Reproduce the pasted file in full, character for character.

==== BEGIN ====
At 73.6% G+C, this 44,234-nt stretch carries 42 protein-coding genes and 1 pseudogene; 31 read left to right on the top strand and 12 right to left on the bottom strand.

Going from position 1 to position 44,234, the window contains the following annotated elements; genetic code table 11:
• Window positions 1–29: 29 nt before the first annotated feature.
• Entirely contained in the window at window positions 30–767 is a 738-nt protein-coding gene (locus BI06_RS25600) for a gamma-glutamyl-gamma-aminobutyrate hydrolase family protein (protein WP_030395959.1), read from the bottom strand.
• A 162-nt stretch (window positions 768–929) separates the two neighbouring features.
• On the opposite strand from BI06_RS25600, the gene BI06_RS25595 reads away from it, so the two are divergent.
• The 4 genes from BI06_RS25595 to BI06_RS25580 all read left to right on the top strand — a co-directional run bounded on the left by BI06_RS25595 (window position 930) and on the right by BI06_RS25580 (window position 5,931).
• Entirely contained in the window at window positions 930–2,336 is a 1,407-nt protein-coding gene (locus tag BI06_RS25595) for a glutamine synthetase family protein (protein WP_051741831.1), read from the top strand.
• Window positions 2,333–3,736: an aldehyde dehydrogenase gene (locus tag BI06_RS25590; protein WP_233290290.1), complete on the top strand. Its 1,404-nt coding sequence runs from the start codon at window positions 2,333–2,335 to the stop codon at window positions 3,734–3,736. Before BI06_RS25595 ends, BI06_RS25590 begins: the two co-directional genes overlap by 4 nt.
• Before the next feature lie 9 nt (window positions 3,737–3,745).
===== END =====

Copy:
At 73.6% G+C, this 44,234-nt stretch carries 42 protein-coding genes and 1 pseudogene; 31 read left to right on the top strand and 12 right to left on the bottom strand.

Going from position 1 to position 44,234, the window contains the following annotated elements; genetic code table 11:
• Window positions 1–29: 29 nt before the first annotated feature.
• Entirely contained in the window at window positions 30–767 is a 738-nt protein-coding gene (locus BI06_RS25600) for a gamma-glutamyl-gamma-aminobutyrate hydrolase family protein (protein WP_030395959.1), read from the bottom strand.
• A 162-nt stretch (window positions 768–929) separates the two neighbouring features.
• On the opposite strand from BI06_RS25600, the gene BI06_RS25595 reads away from it, so the two are divergent.
• The 4 genes from BI06_RS25595 to BI06_RS25580 all read left to right on the top strand — a co-directional run bounded on the left by BI06_RS25595 (window position 930) and on the right by BI06_RS25580 (window position 5,931).
• Entirely contained in the window at window positions 930–2,336 is a 1,407-nt protein-coding gene (locus tag BI06_RS25595) for a glutamine synthetase family protein (protein WP_051741831.1), read from the top strand.
• Window positions 2,333–3,736: an aldehyde dehydrogenase gene (locus tag BI06_RS25590; protein WP_233290290.1), complete on the top strand. Its 1,404-nt coding sequence runs from the start codon at window positions 2,333–2,335 to the stop codon at window positions 3,734–3,736. Before BI06_RS25595 ends, BI06_RS25590 begins: the two co-directional genes overlap by 4 nt.
• Before the next feature lie 9 nt (window positions 3,737–3,745).